The Chinese mark New Year is on January 26 and 2009 is the Year of the Ox. This patient, methodical and hard working animal is a perfect example for investors in these difficult times.
Rather than equity analysts and strategists, 2009 will be a year when credit analysts prove to be more valuable than their flashier research teammates, according to CIBC World Markets economist Avery Shenfeld. “A stubborn, hard working ox in your credit analysis group will more than earn his keep.”
That's because the ability to access credit at reasonable terms will determine which companies survive, whether in commercial real estate, oil and gas, retailing or finance. In the resource sector, for example, a healthy cash reserve will not only allow producers to avoid tapping capital markets, but it could enable them to acquire competitors that are squeezed for finances at cheap prices.
The economist said:
High cost producers will benefit more from a recovery in resource prices late in 2009 and beyond, but they should be avoided if they have uncertain refinancing prospects in the here and now.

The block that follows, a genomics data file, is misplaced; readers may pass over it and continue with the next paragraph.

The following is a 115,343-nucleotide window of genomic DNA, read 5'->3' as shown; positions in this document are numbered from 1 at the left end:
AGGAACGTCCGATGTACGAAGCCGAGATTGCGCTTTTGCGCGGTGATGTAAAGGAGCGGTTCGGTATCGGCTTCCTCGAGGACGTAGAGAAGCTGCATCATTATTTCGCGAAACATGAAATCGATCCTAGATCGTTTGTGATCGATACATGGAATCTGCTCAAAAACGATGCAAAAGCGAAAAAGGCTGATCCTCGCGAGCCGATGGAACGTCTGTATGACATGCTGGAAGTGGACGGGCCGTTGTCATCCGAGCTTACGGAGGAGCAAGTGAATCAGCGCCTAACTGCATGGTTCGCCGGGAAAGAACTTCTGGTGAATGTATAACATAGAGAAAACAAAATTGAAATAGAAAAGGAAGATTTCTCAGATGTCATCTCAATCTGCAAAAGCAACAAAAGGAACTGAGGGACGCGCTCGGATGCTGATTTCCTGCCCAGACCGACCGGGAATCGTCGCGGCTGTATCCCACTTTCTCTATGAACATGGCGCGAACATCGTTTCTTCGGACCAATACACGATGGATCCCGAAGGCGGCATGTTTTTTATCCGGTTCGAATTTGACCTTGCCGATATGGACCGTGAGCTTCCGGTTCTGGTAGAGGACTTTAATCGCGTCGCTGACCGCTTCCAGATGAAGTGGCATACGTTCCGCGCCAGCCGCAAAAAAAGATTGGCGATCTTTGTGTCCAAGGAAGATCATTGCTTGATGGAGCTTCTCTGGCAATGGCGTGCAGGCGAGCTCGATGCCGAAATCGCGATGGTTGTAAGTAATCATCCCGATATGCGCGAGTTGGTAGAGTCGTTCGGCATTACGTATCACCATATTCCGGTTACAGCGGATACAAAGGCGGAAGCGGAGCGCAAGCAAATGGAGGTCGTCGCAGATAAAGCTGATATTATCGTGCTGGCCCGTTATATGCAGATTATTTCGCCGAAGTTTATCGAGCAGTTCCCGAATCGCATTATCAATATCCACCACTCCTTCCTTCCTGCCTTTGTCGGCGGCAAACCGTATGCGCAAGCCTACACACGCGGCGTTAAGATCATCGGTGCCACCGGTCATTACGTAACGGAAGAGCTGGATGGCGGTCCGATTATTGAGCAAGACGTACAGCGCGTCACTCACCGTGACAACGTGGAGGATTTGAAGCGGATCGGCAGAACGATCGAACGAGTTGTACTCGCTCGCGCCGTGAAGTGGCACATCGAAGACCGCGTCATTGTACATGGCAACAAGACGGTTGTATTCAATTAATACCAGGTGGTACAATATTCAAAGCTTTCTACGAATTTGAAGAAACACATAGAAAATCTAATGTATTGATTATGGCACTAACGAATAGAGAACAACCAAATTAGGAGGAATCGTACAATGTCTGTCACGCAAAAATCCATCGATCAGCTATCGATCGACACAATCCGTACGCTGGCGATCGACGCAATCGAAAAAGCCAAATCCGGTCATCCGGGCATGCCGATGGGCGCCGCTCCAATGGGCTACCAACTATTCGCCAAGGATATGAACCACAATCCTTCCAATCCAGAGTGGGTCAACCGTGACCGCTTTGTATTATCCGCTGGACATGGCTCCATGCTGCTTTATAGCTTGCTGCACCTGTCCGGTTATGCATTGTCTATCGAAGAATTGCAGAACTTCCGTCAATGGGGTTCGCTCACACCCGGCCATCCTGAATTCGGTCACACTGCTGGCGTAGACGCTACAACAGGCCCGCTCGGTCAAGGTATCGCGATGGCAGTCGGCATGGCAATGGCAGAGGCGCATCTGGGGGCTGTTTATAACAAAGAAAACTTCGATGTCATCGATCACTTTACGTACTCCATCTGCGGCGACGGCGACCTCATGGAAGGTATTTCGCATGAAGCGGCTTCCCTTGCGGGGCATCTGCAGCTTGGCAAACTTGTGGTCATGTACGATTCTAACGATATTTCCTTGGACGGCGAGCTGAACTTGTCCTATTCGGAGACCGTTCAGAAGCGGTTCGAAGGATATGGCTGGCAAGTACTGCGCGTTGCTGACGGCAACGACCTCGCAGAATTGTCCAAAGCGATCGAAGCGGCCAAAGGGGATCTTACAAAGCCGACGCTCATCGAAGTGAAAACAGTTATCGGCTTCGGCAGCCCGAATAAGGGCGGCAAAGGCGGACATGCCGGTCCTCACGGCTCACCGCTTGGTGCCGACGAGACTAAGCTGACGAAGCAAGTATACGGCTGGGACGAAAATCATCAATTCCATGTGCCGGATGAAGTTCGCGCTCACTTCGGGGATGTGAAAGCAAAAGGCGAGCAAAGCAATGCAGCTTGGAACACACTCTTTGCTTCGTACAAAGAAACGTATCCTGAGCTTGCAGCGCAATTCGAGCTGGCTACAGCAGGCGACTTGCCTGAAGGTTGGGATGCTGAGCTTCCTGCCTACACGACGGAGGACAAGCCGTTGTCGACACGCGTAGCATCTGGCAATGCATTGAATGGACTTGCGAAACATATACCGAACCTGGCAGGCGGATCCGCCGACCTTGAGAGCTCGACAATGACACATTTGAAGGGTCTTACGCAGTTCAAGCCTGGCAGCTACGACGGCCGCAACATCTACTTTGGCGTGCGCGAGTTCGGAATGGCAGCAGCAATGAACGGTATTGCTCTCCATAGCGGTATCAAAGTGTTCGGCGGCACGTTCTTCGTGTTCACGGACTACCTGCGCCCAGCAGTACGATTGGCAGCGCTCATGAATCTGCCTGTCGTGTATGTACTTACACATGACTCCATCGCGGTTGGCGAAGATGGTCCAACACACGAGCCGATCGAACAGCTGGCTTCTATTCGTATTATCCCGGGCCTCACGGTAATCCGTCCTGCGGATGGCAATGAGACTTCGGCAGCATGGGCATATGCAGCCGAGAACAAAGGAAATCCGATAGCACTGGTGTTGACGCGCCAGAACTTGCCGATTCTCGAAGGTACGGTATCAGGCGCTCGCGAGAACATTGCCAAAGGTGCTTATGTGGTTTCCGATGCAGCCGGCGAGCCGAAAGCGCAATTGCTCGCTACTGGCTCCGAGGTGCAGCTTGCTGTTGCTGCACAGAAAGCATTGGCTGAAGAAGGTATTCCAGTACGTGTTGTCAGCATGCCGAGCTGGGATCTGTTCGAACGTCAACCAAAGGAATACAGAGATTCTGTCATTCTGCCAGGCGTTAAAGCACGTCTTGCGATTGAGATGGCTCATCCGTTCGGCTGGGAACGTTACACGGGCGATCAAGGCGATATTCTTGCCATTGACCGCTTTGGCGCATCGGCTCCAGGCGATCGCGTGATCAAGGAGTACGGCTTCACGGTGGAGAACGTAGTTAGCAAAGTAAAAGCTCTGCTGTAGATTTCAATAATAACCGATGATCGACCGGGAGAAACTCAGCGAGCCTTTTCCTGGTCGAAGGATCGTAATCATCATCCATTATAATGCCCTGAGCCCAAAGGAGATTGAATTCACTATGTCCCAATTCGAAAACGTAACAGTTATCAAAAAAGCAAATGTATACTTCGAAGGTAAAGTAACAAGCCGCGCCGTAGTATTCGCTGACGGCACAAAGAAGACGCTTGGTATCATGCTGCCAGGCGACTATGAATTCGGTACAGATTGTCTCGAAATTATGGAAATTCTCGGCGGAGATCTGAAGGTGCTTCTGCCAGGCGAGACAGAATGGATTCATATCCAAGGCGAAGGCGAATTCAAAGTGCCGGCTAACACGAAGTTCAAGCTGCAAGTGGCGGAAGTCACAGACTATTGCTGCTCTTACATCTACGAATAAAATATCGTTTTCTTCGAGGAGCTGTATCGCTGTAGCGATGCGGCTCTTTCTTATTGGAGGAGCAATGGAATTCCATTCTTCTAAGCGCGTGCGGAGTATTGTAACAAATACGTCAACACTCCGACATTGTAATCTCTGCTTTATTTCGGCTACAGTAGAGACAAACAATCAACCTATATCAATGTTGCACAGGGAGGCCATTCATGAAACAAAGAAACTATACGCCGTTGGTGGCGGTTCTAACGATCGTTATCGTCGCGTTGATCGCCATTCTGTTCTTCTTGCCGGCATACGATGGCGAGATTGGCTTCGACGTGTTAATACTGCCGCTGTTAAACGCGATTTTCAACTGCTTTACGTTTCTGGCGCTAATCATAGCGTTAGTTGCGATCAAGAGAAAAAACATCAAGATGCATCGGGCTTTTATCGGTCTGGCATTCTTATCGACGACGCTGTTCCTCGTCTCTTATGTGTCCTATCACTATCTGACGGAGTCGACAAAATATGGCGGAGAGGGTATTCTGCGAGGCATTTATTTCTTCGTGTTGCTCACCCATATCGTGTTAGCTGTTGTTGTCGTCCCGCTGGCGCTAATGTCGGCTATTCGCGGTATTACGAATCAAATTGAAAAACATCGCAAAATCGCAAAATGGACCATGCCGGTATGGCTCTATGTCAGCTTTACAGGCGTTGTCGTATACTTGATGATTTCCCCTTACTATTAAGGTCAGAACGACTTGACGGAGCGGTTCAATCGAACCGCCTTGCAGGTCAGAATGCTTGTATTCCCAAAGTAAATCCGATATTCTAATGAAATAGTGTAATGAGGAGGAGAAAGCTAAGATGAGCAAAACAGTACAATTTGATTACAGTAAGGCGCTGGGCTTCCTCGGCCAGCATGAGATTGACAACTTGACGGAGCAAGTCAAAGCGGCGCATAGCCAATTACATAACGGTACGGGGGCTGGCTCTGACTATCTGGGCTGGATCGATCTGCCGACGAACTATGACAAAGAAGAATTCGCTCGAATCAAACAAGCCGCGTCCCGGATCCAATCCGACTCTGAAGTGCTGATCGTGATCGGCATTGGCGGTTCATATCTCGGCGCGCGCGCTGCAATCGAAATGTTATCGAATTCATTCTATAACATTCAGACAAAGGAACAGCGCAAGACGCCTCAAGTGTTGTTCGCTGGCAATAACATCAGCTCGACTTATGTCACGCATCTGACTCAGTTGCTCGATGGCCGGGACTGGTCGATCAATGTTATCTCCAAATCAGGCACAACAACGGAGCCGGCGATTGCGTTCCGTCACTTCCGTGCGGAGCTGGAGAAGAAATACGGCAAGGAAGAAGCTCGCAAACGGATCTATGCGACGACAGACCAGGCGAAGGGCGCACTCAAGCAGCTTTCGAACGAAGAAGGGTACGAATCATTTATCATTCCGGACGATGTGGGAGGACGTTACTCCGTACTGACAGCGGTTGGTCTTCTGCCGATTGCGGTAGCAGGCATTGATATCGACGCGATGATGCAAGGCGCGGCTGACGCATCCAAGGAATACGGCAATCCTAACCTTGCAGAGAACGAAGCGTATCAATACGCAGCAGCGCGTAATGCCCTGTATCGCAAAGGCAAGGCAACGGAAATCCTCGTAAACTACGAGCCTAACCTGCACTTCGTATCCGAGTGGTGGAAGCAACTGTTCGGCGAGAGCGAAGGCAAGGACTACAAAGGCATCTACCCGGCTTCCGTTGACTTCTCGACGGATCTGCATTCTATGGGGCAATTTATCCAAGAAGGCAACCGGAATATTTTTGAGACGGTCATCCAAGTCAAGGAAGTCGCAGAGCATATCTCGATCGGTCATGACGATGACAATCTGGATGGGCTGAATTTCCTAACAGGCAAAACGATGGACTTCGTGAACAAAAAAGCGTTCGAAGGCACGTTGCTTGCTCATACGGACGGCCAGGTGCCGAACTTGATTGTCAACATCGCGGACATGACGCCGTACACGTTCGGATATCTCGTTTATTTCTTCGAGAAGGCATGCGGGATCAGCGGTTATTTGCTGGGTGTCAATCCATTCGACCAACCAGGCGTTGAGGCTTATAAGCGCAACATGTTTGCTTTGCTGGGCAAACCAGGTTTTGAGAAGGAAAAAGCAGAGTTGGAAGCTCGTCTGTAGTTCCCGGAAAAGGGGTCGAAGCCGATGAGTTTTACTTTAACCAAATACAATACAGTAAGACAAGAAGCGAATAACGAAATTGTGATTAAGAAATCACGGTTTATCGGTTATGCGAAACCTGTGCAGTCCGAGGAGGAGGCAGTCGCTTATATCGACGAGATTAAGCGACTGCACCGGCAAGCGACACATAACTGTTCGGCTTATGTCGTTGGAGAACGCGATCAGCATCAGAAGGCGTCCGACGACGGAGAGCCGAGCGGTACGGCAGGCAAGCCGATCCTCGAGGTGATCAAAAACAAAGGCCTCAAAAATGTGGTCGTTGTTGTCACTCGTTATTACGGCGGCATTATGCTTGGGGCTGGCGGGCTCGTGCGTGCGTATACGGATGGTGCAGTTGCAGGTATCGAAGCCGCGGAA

Meanwhile, companies that get over financing hurdles should be well rewarded in terms of their share prices. For example, Air Canada (AIDIF.PK) recently rebounded from its lows caused by liquidity concerns after successfully raising money. H&R Real Estate Investment Trust has also rallied since it announced a C$200-million debenture private placement with Fairfax Financial Holdings Ltd. (FFH) just before Christmas.
“In the equity market, looking only at earnings prospects beyond the recession risks putting the cart before the ox,” Mr. Shenfeld told clients. But even more so than in equities, success in fixed income will depend on investors’ ability to “separate the wheat from the chaff” in terms of credit risks, he said.
While risk-free government long bonds proved to be the best strategy in 2008, the economist said Canadian and U.S. government bonds have little room left to rally. And while there will surely be defaults in the non-financial sector as the recession impacts a range of businesses, Mr. Shenfeld suggested that a diversified portfolio that avoids the riskiest high-yield bonds should do well as the economy recovers in the second half of 2009.
Photo: The Year of the Ox according to the Chinese lunar calender, a sign of prosperity through fortitude and hard work, begins on January 26 and across the country people are gearing up for the biggest holiday of the year, also known as Spring Festival, or Chunjie. (FREDERIC J. BROWN/AFP/Getty Images)